Start date :16/11/2018
End date :16/11/2018
Time :9.30 am to 16.30 pm
Location : B612 Building - 3 rue Tarfaya, 31405, Toulouse
The IRT Saint Exupéry and the CNRS GDR SOC2 pursue their cooperation with the organization of the 2nd industrial and academic event related to Hardware interference and temporal determinism for modern SoC.
Modern SoCs based on multicore processors become more challenging to control when supporting critical embedded applications. We propose to investigate these new hardware platforms to satisfy safety properties such as timing determinism and freedom from interference.
The objective of this day is to gather the academic and industrial communities on embedded systems design, including researchers from the hardware and software domains. In this context, we propose to explore the configuration of hardware and software architectures in modern multicore SoCs, in order to support critical embedded applications. The new standards, constraints and challenges which system designers will have to face will be debated with a focus on timing determinism and freedom from interference characteristics of these modern hardware micro-architectures.
The day is organized around four main invited presentations and pitches/posters session based on CNRS/IRT team contributions selected by the organizing committee.
Abstract: Multi-cores are problematic in real-time systems due to contention between memory accesses. Time Division Multiplexing (TDM) is a popular and predictable solution allowing to bound access latencies and reserve bandwidth. However, it is non-work-conserving and inefficient for resources with variable access latencies (e.g. DRAM), resulting in poor utilization. We present a TDM-based dynamic arbitration scheme that operates at the granularity of clock cycles instead of TDM slots by exploiting slack. The scheme preserves the guarantees of TDM in the worst case, while improving memory utilization on average.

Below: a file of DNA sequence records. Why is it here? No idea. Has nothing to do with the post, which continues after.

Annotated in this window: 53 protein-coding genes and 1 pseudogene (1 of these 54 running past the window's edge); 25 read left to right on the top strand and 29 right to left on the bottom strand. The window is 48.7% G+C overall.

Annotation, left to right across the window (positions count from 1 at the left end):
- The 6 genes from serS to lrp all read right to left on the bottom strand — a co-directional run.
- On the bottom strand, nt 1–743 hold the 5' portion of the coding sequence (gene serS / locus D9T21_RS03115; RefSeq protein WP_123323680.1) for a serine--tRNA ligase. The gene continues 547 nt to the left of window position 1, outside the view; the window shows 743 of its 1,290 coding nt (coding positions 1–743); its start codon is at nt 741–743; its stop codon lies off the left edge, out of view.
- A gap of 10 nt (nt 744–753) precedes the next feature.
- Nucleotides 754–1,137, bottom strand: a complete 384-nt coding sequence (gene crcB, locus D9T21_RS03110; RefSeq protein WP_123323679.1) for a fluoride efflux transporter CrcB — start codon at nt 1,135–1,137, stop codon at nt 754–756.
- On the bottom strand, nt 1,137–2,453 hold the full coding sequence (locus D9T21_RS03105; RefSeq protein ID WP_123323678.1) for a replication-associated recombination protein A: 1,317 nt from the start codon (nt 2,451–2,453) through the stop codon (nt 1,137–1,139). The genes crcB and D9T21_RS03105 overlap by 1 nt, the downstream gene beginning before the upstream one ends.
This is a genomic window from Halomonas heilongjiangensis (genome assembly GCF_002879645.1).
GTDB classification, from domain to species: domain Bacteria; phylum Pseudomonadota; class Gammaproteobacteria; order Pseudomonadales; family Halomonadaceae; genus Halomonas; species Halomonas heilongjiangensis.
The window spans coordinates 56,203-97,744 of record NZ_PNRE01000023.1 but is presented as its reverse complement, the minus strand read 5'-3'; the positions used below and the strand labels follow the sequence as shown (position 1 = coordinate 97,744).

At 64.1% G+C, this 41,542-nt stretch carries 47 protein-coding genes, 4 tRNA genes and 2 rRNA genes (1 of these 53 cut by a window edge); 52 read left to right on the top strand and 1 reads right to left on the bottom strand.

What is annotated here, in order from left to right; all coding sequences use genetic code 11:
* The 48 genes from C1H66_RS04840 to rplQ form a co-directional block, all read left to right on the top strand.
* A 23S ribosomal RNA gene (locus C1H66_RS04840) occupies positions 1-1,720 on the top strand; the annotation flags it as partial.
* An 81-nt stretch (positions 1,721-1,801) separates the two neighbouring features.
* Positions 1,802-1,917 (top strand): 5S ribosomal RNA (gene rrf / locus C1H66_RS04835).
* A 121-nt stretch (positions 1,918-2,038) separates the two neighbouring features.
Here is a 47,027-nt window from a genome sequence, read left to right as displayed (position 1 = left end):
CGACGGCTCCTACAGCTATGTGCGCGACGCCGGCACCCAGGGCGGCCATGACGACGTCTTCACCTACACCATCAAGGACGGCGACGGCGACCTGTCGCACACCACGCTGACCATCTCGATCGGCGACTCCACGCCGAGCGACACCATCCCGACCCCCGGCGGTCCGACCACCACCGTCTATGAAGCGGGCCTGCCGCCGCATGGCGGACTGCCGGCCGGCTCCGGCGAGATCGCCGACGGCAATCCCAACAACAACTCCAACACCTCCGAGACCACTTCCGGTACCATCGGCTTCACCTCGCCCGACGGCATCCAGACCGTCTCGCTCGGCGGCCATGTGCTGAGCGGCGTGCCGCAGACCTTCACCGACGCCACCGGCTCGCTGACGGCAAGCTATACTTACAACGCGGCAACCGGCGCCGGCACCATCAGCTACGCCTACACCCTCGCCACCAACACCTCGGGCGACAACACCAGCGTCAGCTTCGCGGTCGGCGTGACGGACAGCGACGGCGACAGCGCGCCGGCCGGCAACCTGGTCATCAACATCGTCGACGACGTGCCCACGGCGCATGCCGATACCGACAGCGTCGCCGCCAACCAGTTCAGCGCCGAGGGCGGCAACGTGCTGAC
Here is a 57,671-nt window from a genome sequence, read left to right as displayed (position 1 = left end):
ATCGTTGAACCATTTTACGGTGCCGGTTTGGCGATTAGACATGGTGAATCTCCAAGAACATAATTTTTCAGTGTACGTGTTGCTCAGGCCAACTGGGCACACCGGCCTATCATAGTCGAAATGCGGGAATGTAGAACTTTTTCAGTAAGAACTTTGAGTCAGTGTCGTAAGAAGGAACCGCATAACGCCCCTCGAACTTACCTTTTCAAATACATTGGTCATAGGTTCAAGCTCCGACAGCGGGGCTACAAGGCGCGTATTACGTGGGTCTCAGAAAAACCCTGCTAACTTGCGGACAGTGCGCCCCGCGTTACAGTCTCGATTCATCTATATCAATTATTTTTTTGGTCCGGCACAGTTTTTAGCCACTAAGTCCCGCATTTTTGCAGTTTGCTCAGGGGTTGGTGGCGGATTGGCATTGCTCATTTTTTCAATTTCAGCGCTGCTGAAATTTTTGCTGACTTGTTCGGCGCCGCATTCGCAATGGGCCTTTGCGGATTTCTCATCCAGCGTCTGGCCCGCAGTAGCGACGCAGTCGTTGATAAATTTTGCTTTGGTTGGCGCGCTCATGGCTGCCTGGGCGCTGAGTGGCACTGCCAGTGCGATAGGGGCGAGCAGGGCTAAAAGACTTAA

Abstract: From a study of multi-core timing analysis state-of-the-art, we present a set of possible interferences in multi and many-core. We show how to take them into account in timing analysis and/or how to eliminate some interferences by a smart software implementation and hardware configuration. In our timing analysis, we schedule (time triggered) and estimate the worst-case response time for a data-flow application. We illustrate our study on the Kalray MPPA 2 platform.
Abstract: Hypervisors enable the instantiation of multiple virtual machines (VMs), making it possible to run applications in a single SoC. Timing properties are difficult to guarantee in such an environment as some resources, like processor core(s), caches, TLBs and the system bus, are inevitably shared between VMs. This talk classifies the various hypervisor approaches and identifies -from an embedded systems and real-time point of view- their useful as well their superfluous features. Approaches how to achieve determinism in theory are introduced and further analyzed for their practical applicability in the presence of, e.g. shared caches.
Abstract: Embedded systems have to run fast, but they also have to show the level of determinism required by verification, validation and certification processes. The dual objective of performance and determinism can only be achieved by appropriate combination of design and analysis techniques, both at hardware and software levels. In this talk, we will give an overview of the CAPHCA project currently on-going at IRT Saint Exupéry towards that goal, and present some of its results. We will consider the modelling and analysis of existing COTS SoCs, the design of deterministic-by-construct microarchitectures, and their programming using classical technologies such as OpenMP, or more specific synchronous programming approaches.